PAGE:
India Solar Local Content and Solar Local Content II: The 2015 NTE Report detailed India’s solar local content policy as follows: “In 2010, India issued guidelines for the Jawaharlal Nehru National Solar Mission (JNNSM) which aims to bring 20,000 megawatts (MW) of solar based electricity online by 2022, as well as promote solar module manufacturing in India. In November 2014, Prime Minister Modi raised this target to 100,000 MW. The JNNSM is broken down into three multi-year phases and further divided into batches. Phase-I required all solar photovoltaic (PV) projects to use domestically manufactured solar modules and later expanded this to include solar cells. Furthermore, all solar thermal projects were required to meet a 30 percent local content threshold under both parts of Phase I. Phase-II (2013-2017), Batch I, which was initiated in October 2013, called for 750 MW of Grid Connected Solar, of which half (375 MW) must use domestically produced solar cells and modules. Moreover, under Phase II, Batch 1, this local content requirement (LCR) expanded to cover solar thin film technologies as well, which comprise the majority of the components made in the United States. The other 375 MW is open to any source regardless of origin. State-level projects are not obligated to abide by LCRs. The government of India is offering a number of incentives such as long-term contractually guaranteed rates to project developers who agree to use locally-sourced equipment.”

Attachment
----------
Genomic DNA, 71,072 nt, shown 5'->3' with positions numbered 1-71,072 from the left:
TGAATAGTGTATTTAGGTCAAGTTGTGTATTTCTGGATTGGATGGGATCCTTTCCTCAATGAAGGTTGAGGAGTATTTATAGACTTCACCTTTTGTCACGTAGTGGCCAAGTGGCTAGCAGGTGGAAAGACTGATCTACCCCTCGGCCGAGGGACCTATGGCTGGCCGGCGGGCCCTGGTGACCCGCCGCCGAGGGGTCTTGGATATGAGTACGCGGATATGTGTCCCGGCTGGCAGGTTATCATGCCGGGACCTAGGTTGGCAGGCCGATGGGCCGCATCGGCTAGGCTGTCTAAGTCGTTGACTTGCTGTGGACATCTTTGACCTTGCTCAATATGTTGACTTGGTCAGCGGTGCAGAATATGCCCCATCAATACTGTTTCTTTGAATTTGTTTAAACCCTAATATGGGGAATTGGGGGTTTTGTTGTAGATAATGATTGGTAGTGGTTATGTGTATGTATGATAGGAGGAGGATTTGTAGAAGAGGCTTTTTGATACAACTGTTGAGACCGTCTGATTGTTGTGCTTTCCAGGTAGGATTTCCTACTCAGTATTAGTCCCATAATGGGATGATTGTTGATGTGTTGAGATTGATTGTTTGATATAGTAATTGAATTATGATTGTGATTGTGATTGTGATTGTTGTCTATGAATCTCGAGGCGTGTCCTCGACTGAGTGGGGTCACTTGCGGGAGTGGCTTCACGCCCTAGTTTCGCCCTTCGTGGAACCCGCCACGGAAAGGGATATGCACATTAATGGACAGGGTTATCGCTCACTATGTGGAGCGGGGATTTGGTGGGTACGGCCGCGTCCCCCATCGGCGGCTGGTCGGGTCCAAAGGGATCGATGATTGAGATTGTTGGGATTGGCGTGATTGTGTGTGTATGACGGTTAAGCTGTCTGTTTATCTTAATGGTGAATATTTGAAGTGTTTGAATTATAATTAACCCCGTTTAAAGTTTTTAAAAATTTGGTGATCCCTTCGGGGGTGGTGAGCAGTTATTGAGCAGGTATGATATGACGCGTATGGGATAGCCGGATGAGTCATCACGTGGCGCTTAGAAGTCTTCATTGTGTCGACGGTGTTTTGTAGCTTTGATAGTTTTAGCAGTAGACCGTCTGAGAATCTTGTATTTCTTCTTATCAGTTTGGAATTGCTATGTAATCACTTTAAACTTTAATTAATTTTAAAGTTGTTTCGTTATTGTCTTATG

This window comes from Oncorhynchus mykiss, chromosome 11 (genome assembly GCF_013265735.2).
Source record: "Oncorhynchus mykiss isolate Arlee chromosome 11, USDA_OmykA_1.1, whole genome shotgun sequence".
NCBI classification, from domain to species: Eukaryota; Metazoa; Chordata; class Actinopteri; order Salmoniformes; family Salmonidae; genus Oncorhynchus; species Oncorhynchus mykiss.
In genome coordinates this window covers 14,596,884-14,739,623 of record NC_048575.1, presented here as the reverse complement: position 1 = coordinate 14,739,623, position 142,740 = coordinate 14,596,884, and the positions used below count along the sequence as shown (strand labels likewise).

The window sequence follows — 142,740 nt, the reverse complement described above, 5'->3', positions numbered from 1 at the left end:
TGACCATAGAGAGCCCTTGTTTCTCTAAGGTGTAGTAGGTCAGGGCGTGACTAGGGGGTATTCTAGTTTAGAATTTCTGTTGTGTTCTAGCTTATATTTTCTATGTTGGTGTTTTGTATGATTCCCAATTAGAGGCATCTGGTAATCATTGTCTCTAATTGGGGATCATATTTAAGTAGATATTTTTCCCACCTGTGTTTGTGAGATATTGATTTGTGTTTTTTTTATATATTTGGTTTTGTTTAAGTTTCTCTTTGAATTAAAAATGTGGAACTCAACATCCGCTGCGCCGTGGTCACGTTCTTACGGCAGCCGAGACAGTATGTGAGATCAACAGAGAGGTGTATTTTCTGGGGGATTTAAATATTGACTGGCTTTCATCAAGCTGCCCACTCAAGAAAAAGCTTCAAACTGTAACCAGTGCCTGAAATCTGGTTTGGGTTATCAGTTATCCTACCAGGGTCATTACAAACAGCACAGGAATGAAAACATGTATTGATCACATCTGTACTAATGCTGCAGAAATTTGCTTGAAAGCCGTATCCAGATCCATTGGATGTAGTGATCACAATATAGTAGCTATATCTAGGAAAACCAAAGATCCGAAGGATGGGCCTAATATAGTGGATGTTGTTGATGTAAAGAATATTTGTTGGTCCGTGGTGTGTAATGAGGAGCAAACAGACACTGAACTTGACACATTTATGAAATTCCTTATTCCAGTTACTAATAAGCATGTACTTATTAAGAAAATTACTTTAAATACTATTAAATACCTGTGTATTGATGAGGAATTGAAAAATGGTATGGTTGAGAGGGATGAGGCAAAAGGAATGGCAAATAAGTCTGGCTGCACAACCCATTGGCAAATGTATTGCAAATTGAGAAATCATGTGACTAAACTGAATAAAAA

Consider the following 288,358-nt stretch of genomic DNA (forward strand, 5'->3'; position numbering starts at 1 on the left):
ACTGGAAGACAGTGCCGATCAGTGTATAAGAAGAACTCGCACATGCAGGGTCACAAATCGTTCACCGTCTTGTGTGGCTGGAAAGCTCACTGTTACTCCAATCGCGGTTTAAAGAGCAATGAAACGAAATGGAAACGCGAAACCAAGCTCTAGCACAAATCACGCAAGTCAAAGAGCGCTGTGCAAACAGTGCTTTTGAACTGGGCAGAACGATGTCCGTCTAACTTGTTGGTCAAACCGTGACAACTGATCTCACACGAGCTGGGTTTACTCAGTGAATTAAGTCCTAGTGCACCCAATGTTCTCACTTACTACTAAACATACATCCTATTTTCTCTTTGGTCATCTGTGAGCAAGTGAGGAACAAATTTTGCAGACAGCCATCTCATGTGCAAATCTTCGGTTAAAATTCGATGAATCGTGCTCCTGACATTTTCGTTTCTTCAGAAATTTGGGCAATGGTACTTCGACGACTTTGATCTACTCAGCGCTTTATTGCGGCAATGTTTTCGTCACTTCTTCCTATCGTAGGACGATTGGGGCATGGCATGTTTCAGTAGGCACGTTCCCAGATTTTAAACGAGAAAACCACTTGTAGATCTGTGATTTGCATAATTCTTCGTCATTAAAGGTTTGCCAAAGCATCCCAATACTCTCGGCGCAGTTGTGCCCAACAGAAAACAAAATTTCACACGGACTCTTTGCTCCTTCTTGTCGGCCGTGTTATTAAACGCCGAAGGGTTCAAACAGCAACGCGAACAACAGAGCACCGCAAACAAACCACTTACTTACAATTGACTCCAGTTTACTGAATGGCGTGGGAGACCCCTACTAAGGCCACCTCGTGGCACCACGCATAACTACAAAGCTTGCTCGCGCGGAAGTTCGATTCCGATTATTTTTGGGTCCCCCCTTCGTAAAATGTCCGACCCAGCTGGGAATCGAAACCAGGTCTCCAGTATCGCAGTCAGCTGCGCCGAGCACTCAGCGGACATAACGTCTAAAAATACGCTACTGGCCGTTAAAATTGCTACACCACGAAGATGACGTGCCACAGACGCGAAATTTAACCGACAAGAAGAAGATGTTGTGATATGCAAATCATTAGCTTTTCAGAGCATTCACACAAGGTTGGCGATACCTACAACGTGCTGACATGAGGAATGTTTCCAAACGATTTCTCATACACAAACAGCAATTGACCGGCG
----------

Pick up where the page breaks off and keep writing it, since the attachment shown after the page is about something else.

Result: In February 2016 a WTO dispute settlement panel found in favor of the United States in the U.S. challenge to India’s “localization” rules discriminating against imported solar cells and modules under India’s National Solar Mission. The panel agreed with the United States that India’s domestic content requirements discriminate against U.S. solar cells and modules by requiring solar power developers to use Indian-manufactured cells and modules rather than U.S. or other imported solar technology in breach of international trade rules. In an important outcome -- not just as it applies to this case, but also as other countries consider localization policies -- the panel rejected India’s defensive arguments and determined that India’s local content requirements are inconsistent with the national treatment obligations under the Agreement on Trade-related Investment Measures and the General Agreement on Tariffs and Trade 1994.